On the home front I have spent most of my time in the garden. In the front I ripped out some Holly’s, dug through 1 inch of builders’ rubble to reclaim space for beds, turned the soil to 14 inches, and Monica planted an assortment of perennials, shrubs, and annuals to transform the front yard from a bleary evergreen environment to a sunny, flowery extravaganza. In the backyard I more than double the bed space from the previous year. I also installed paths throughout the garden. One of the paths was created from a ton of Kentucky sandstone rocks I dug up from a farm nearby. Some of these rocks contain fossils of sea life when Kentucky was still under water in pre-historic times. Getting the stones home, unloading them and laying the path nearly killed me. Or so it felt at the time. But the end result is very satisfying. The paths certainly give the garden more structure and a feeling of age.

A portion of the back garden showing the path of sandstone that contains fossils of prehistoric Kentucky.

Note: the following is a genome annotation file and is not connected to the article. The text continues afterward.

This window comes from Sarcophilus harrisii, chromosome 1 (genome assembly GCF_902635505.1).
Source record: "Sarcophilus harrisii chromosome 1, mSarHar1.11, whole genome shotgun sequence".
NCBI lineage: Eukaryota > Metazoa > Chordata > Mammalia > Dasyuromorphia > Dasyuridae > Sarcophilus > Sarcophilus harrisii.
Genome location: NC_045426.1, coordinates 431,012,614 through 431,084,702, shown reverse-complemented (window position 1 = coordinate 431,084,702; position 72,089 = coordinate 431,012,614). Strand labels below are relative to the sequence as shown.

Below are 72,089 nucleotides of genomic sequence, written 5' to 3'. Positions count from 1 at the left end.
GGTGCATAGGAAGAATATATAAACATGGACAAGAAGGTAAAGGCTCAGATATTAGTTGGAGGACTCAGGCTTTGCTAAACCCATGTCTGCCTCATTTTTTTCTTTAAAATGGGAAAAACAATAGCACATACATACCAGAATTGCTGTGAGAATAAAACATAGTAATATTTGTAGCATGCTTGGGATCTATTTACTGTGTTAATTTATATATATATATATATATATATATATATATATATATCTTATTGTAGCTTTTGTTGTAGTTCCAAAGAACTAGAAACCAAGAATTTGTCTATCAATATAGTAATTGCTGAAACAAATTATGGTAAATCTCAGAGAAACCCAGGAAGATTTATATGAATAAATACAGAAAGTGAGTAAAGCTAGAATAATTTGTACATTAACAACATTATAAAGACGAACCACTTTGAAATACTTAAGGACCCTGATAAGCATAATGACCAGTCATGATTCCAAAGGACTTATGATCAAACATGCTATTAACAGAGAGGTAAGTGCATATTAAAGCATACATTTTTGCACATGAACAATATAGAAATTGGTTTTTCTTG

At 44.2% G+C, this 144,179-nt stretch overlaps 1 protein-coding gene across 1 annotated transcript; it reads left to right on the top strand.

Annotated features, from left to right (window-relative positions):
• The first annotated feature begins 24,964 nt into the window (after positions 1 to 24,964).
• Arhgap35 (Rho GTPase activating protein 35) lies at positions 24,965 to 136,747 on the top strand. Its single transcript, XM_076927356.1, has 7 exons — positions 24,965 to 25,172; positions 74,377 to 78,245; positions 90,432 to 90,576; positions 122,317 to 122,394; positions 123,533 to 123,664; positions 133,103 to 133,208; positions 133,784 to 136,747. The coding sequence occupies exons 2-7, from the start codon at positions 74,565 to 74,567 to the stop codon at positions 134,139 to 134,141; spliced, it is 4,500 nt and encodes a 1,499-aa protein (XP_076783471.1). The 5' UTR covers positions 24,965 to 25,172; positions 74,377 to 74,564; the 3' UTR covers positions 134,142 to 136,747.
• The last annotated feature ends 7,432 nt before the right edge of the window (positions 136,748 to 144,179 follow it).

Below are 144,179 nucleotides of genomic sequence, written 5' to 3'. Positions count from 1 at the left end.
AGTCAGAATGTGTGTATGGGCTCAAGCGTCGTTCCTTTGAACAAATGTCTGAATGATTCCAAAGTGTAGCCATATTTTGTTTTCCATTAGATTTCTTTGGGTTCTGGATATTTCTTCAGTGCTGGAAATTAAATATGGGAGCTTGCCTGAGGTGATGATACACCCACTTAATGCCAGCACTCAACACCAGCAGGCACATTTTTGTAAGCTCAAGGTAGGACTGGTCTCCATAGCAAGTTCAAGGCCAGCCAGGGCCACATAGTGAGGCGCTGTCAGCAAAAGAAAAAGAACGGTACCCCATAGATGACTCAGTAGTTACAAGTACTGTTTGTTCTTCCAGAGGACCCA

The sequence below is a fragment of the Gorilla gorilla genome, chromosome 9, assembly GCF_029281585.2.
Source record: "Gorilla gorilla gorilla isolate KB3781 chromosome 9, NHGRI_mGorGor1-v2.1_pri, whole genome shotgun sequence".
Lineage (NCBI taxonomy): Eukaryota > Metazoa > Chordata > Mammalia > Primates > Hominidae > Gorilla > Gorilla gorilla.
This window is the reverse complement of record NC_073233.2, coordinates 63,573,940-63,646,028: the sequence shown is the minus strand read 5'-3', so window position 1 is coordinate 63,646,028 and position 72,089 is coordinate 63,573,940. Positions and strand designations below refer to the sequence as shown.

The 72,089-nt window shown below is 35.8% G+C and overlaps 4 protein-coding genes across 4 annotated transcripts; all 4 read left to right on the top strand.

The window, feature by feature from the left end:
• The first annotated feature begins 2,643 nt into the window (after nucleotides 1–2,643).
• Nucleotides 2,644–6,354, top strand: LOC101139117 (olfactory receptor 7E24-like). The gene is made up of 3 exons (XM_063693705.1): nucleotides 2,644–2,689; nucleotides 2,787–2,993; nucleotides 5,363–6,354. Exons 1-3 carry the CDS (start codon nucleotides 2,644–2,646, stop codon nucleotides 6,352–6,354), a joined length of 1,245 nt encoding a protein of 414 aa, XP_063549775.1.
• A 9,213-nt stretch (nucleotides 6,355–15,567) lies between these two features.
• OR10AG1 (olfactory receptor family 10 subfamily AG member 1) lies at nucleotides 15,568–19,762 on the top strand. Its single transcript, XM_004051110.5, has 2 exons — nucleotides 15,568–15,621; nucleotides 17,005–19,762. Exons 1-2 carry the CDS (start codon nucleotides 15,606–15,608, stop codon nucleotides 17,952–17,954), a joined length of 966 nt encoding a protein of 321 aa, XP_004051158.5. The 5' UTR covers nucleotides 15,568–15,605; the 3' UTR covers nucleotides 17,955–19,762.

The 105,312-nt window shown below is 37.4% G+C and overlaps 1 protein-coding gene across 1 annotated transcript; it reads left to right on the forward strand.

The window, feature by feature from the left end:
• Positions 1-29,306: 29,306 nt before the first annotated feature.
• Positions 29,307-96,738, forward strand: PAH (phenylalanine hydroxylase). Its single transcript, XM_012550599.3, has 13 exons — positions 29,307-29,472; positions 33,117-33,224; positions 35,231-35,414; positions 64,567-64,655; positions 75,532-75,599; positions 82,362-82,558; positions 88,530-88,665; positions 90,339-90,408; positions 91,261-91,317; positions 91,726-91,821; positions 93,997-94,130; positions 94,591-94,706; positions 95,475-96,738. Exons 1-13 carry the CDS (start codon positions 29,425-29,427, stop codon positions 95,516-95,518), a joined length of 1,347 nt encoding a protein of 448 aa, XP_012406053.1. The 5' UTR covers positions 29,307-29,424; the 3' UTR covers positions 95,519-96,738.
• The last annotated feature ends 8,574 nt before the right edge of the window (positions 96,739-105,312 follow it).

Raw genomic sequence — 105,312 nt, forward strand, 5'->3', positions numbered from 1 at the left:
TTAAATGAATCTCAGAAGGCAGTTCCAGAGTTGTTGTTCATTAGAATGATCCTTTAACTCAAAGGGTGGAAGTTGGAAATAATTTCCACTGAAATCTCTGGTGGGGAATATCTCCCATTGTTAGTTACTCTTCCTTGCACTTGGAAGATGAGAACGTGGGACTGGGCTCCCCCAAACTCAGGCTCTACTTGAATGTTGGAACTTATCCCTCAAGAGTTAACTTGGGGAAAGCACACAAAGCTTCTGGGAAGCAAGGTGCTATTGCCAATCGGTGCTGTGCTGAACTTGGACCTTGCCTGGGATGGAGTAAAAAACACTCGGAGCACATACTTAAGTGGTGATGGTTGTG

From the air the green-yellow landscape suddenly change to rugged blue mountain peaks and dark valleys as we cross the majestic Rockies.

I have also continued to upgrade the fence around the backyard. In the process of removing some of the old posts I hurt my back a bit, but I have little time to rest. In September I have to remove all the annuals and in October I have to replant various plants because they have become much bigger than originally anticipated. I am holding thumbs that I will have enough time before the first frost of October arrives.

Our plane is banking sharply, changing direction from west to north and at the same time decreasing altitude as we start our approach to Sea-Tac airport (Seattle-Tacoma) from the south. Through my window Mt. Rainier dominates the valley south of Seattle and the snow-covered dome resembles an oversized vanilla ice cream cone in the green landscape. I have crossed the Rockies and was impressed enough to want to return there for more. I have been in the Smokey Mountains and enjoyed its misty attraction. But nothing prepared me for the view of a snow-covered volcano. Its dominance in a flat landscape is spectacular.